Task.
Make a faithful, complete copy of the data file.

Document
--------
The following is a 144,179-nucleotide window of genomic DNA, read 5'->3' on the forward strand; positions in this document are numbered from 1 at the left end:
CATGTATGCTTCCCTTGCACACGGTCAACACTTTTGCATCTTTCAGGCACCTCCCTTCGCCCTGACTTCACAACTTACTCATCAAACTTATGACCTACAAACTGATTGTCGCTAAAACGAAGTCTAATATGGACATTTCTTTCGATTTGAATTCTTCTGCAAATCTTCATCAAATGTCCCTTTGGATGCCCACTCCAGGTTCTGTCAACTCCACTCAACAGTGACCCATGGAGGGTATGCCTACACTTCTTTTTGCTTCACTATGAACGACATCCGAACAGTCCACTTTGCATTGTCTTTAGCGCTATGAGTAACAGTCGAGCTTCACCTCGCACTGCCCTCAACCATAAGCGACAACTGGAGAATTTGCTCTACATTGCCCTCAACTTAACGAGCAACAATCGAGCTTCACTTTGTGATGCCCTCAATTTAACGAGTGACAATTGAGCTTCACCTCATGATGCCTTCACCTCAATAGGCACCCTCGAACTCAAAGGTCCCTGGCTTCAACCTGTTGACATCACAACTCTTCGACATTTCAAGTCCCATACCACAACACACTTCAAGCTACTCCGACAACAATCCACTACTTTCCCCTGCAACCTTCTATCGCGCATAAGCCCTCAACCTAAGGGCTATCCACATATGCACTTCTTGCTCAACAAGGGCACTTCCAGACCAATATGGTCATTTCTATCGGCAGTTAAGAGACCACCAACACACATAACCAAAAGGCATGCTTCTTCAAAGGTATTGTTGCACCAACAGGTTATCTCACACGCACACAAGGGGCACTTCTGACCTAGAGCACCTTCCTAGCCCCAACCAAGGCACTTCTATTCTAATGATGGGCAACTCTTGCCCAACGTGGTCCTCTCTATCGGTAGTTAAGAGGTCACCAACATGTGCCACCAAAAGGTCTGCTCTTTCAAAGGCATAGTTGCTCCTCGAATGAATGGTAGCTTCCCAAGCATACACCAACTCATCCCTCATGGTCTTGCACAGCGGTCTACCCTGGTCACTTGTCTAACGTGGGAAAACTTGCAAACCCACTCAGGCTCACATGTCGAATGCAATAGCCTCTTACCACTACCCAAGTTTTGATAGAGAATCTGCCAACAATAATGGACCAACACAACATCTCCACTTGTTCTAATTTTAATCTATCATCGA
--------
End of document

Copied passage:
The following is a 144,179-nucleotide window of genomic DNA, read 5'->3' on the forward strand; positions in this document are numbered from 1 at the left end:
CATGTATGCTTCCCTTGCACACGGTCAACACTTTTGCATCTTTCAGGCACCTCCCTTCGCCCTGACTTCACAACTTACTCATCAAACTTATGACCTACAAACTGATTGTCGCTAAAACGAAGTCTAATATGGACATTTCTTTCGATTTGAATTCTTCTGCAAATCTTCATCAAATGTCCCTTTGGATGCCCACTCCAGGTTCTGTCAACTCCACTCAACAGTGACCCATGGAGGGTATGCCTACACTTCTTTTTGCTTCACTATGAACGACATCCGAACAGTCCACTTTGCATTGTCTTTAGCGCTATGAGTAACAGTCGAGCTTCACCTCGCACTGCCCTCAACCATAAGCGACAACTGGAGAATTTGCTCTACATTGCCCTCAACTTAACGAGCAACAATCGAGCTTCACTTTGTGATGCCCTCAATTTAACGAGTGACAATTGAGCTTCACCTCATGATGCCTTCACCTCAATAGGCACCCTCGAACTCAAAGGTCCCTGGCTTCAACCTGTTGACATCACAACTCTTCGACATTTCAAGTCCCATACCACAACACACTTCAAGCTACTCCGACAACAATCCACTACTTTCCCCTGCAACCTTCTATCGCGCATAAGCCCTCAACCTAAGGGCTATCCACATATGCACTTCTTGCTCAACAAGGGCACTTCCAGACCAATATGGTCATTTCTATCGGCAGTTAAGAGACCACCAACACACATAACCAAAAGGCATGCTTCTTCAAAGGTATTGTTGCACCAACAGGTTATCTCACACGCACACAAGGGGCACTTCTGACCTAGAGCACCTTCCTAGCCCCAACCAAGGCACTTCTATTCTAATGATGGGCAACTCTTGCCCAACGTGGTCCTCTCTATCGGTAGTTAAGAGGTCACCAACATGTGCCACCAAAAGGTCTGCTCTTTCAAAGGCATAGTTGCTCCTCGAATGAATGGTAGCTTCCCAAGCATACACCAACTCATCCCTCATGGTCTTGCACAGCGGTCTACCCTGGTCACTTGTCTAACGTGGGAAAACTTGCAAACCCACTCAGGCTCACATGTCGAATGCAATAGCCTCTTACCACTACCCAAGTTTTGATAGAGAATCTGCCAACAATAATGGACCAACACAACATCTCCACTTGTTCTAATTTTAATCTATCATCGA